In March, Stéphane explained to us why and how he started growing Tillage Potato without tillage, in pre-compost mounds. He returns today to give us the first results of his experiment… A harvest between bitterness and hope.
Placing The Potatoes
The month of March heralds in Béarn the period when we can start planting the potato seeds without the risk of excessive frost. The technique of growing under compost makes it easy to establish the plants: it is enough to spread the pre-compost with the fingers (still decomposing) and the potato tuber gently slides in, germs oriented towards the top.
It takes a few minutes. By the way, we can notice that life is flooding below. Earthworms and other decomposers are in full swing. This is a most reassuring sign of the current and future good health of the growing medium.
In order not to consider the variety of potato solely responsible for the failure or success of the experiment, I chose to test four varieties: two early ones (Amandines and Cheries) and two other late ones (Charlottes and Bleues d’Artois). With this precaution I hope hereafter to be able to decide upon the efficacy of this method.
A Promising Beginning In Cultivation…
So I first installed the Amandine and Cheries plants under pre-compost. They were soon out, thanks to the very mild weather. Everything looked good. I waited a few more weeks to put the Bleue d’Artois and Charlottes plants under my second mound. And it was right after this second burial that my experience started to go wrong.
An Unfavorable Spring
Indeed, this spring, for the second year in a row, was very wet in the Southwest. However, moisture and covered ground is a favorite playground for slugs and other gastropods. And as many gardeners have experienced, these animals are a real nuisance to our vegetable garden when they are present in large numbers.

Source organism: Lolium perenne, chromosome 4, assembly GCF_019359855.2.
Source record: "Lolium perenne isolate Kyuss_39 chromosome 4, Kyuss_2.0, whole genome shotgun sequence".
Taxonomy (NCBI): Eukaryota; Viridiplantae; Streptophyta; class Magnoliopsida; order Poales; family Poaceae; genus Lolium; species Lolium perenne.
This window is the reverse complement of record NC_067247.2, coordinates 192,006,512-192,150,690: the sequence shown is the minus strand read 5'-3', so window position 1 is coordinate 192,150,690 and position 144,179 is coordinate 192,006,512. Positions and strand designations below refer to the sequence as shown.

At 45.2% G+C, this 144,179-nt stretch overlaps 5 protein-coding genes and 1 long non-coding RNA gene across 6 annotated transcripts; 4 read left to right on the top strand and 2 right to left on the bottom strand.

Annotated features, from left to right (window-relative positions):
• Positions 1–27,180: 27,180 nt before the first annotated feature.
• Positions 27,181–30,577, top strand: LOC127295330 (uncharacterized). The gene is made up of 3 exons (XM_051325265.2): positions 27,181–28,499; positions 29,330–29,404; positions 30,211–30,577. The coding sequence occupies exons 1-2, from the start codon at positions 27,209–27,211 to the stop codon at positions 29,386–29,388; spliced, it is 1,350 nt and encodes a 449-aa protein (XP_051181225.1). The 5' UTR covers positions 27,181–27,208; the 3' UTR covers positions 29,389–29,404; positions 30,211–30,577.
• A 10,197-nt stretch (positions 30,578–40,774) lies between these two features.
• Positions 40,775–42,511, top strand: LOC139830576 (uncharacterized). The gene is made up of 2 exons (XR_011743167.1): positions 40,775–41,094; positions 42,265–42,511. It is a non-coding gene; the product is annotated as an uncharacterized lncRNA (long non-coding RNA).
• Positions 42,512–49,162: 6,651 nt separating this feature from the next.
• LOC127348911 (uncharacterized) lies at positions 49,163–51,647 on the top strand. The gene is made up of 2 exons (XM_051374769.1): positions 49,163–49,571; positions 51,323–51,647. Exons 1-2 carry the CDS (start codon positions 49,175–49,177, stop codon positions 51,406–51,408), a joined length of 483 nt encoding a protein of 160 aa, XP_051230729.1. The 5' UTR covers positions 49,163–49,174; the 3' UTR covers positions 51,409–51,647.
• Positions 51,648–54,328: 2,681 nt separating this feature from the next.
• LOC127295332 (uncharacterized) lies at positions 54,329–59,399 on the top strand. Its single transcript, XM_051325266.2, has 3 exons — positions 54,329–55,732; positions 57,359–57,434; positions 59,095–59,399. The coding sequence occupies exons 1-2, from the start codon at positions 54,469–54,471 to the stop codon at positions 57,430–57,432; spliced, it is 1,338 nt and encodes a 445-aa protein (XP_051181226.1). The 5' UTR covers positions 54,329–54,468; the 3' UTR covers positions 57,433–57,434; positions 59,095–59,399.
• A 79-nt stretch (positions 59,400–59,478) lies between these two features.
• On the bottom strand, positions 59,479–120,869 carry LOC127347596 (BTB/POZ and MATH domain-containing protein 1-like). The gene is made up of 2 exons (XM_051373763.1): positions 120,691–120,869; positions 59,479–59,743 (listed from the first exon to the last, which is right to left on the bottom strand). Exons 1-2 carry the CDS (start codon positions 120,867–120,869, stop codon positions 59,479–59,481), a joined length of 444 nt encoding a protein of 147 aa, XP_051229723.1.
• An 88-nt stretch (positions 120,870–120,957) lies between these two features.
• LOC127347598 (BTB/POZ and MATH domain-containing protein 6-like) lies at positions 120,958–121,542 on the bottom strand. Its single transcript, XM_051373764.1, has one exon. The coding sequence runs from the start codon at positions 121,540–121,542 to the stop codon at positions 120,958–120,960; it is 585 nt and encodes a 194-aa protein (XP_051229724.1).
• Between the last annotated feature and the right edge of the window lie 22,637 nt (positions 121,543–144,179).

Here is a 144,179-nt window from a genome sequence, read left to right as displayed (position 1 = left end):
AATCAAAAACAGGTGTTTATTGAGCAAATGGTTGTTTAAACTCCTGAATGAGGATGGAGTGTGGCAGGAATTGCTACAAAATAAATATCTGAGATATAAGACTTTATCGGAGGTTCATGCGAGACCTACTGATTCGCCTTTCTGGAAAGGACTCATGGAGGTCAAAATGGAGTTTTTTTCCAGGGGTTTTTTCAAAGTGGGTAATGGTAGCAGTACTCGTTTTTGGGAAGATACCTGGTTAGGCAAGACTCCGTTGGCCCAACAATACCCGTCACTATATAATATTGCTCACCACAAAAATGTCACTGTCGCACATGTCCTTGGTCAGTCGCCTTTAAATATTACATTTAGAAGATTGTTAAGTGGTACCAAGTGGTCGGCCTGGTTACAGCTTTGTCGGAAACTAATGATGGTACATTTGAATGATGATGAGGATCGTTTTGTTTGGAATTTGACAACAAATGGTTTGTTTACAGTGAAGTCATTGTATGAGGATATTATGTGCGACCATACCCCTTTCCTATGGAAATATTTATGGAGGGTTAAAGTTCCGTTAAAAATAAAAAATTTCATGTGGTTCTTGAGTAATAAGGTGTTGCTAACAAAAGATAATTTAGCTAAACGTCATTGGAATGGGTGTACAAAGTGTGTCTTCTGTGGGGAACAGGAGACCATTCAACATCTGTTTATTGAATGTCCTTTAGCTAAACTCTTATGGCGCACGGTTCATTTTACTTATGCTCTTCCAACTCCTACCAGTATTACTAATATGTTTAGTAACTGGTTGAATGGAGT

In my case, the term “too many” is even an understatement. No matter how I got rid of several hundred of them for good twice a week during night trips with the searchlight, I always found as many more on my next visit. So the result was final.
However, I had read that potato seeds were sometimes used as a natural slug deterrent. At home, even if it’s true that the slugs didn’t start with the potatoes, the dam was still gobbled up like all my other plants (beans, peas, lettuce, etc.).
The moisture was not constant during the 3 months of spring, but great enough to allow the slugs to feast on my first row of potatoes. Of the forty plants planted, only a few leaves remained on 10% of them. The others disappeared in less time than it took me to write my frustration here.
And A Disappointing First Potato Harvest
Suffice it to say that when I started picking my first tubers in early July, I wasn’t dreaming of gratin dauphinois or good homemade mash of good early potatoes from my vegetable garden.
I was just hoping to have the pleasure (with my daughter I had recruited for the occasion) of picking at least a few tubers.
The exposure was as I had feared: devastating. I haven’t taken the time to weigh the misery yet, I’m so disappointed with this first step. That will come when the time comes for me to be able to take stock of this first year of testing, because I keep the precious tubers dry in my garage, but I fear that a second phase of depression will overtake me when I see that the weight of the harvest is less than planting weight.
But There Is Still Hope
Fortunately, I am naturally optimistic. The second mound, where the other two varieties (Bleue d’Artois and Charlottes) were planted, seems to be behaving better than the first. Weed overgrowth is less and slugs did less damage as the various attack waves mostly targeted the front row.
I’ll come back to the various aggravating factors I noticed when evaluating this experiment, but for now there’s hope: there’s still about 2 out of 3 plants in this second row, and the first flowers have appeared even a few feet from Charlotte. Out of curiosity, I carefully inspected the pre-compost and managed, by lifting a little, that the potatoes of this row are there and that they are more numerous and larger than the first. Not too difficult, you might say, but at least it allows us to hope for a better harvest than for my beginners.